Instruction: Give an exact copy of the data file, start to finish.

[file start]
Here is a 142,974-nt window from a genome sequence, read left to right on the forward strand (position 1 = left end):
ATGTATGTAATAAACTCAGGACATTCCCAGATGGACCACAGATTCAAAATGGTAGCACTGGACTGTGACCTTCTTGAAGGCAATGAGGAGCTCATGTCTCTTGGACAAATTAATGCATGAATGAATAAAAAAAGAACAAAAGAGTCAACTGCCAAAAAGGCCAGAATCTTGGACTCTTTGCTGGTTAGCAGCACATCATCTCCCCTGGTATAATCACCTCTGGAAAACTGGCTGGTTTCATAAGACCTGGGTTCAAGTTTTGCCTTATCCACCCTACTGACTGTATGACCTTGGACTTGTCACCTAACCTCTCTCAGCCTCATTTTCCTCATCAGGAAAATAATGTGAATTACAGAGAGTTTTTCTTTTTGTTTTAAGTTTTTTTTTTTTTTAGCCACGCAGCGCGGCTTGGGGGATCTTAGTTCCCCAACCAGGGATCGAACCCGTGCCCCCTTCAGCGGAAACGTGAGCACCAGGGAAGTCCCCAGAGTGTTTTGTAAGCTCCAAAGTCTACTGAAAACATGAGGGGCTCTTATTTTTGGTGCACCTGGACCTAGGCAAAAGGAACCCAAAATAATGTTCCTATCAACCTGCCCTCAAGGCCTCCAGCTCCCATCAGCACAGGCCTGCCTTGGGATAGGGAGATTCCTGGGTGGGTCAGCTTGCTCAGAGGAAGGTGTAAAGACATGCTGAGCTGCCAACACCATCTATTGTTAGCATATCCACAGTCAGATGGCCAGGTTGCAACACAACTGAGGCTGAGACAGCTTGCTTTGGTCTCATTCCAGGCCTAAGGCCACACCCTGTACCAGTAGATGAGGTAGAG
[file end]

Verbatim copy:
Here is a 142,974-nt window from a genome sequence, read left to right on the forward strand (position 1 = left end):
ATGTATGTAATAAACTCAGGACATTCCCAGATGGACCACAGATTCAAAATGGTAGCACTGGACTGTGACCTTCTTGAAGGCAATGAGGAGCTCATGTCTCTTGGACAAATTAATGCATGAATGAATAAAAAAAGAACAAAAGAGTCAACTGCCAAAAAGGCCAGAATCTTGGACTCTTTGCTGGTTAGCAGCACATCATCTCCCCTGGTATAATCACCTCTGGAAAACTGGCTGGTTTCATAAGACCTGGGTTCAAGTTTTGCCTTATCCACCCTACTGACTGTATGACCTTGGACTTGTCACCTAACCTCTCTCAGCCTCATTTTCCTCATCAGGAAAATAATGTGAATTACAGAGAGTTTTTCTTTTTGTTTTAAGTTTTTTTTTTTTTTAGCCACGCAGCGCGGCTTGGGGGATCTTAGTTCCCCAACCAGGGATCGAACCCGTGCCCCCTTCAGCGGAAACGTGAGCACCAGGGAAGTCCCCAGAGTGTTTTGTAAGCTCCAAAGTCTACTGAAAACATGAGGGGCTCTTATTTTTGGTGCACCTGGACCTAGGCAAAAGGAACCCAAAATAATGTTCCTATCAACCTGCCCTCAAGGCCTCCAGCTCCCATCAGCACAGGCCTGCCTTGGGATAGGGAGATTCCTGGGTGGGTCAGCTTGCTCAGAGGAAGGTGTAAAGACATGCTGAGCTGCCAACACCATCTATTGTTAGCATATCCACAGTCAGATGGCCAGGTTGCAACACAACTGAGGCTGAGACAGCTTGCTTTGGTCTCATTCCAGGCCTAAGGCCACACCCTGTACCAGTAGATGAGGTAGAG